Advantages of Functional Requirement

Again, both types of requirements are crucial to be expressed clearly. Let’s see what benefits you can reap when writing the FRs:

  • Make sure that the product includes all features that were stated in the documentation.
  • Help find the missing requirements.
  • Detect errors at an early stage, thus saving time and money.
  • Simplify project management, since they reinforce user goals and tasks.

Advantages of Non-Functional Requirement

NFRs can be helpful in the following ways:

  • Guarantee the product's compliance with set standards.
  • Help communicate the scalability characteristics of the app.
  • Lay the ground for good user experience and ease of use.
  • Improve the efficiency of the system.
  • Increase the security of the application.

How To Identify Non-functional Requirements

Since functional requirements are a lot easier to develop, let’s focus on non-functional ones.

To define most of NFRs, you should:

  1. Classify all NFRs into three types, operation, revision, and transition. In this case, all parties involved will have a common ground for requirement discussion.
  2. Review a predefined catalog of common non-functional requirements categories, divide them into categories, and then outline questions for each type.
  3. Include visuals such as process flows or system context diagrams to develop a better idea of the environment.
  4. Elicitation questions also facilitate productive discussion of non-functional requirements as part of a structured requirements workshop.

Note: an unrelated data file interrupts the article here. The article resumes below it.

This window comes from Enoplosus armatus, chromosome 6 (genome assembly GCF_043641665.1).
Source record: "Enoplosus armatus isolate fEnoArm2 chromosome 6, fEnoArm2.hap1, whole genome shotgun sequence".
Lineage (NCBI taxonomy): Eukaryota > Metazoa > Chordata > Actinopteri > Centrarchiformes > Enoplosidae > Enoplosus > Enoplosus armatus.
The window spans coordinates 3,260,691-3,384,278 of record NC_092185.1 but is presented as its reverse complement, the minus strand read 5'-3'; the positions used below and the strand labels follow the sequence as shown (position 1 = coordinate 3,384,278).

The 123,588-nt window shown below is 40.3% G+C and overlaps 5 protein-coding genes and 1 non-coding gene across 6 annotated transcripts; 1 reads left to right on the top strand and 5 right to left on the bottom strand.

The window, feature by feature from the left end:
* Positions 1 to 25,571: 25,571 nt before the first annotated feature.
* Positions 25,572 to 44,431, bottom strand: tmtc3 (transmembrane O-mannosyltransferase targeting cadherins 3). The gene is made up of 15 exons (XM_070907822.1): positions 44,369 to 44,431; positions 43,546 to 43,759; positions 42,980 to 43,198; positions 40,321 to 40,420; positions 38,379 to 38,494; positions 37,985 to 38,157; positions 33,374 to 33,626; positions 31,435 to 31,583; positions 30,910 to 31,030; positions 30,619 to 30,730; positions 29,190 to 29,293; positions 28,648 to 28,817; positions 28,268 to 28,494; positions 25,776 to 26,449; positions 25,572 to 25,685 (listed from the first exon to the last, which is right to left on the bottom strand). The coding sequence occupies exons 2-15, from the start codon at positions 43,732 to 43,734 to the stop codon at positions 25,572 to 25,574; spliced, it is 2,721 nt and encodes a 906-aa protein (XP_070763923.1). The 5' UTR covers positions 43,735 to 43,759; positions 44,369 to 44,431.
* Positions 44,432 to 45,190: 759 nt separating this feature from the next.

5. Repurpose the requirements from previous projects, since NFRs are quite similar for all software systems.
  6. Leverage automated testing tools to monitor the app performance and dwell on more non-functional requirements.

As the last step, you need to actually define non-functional requirements and further validate them.

The Bottom Line

Crystal clear vision of all requirements is a mandate if you want to reach a positive outcome at the arrival. Functional requirements are much easier to identify since they define basic system behavior. On the other hand, non-functional requirements are subjective and more challenging to outline. The latter also makes the product affordable, easy to use, and accessible.

In any case, requirements should be comprehensible for all interested parties and be clearly stated in the documentation.

However, if you lack the expertise to document all requirements, you can always hire a professional to elicit and develop them for you.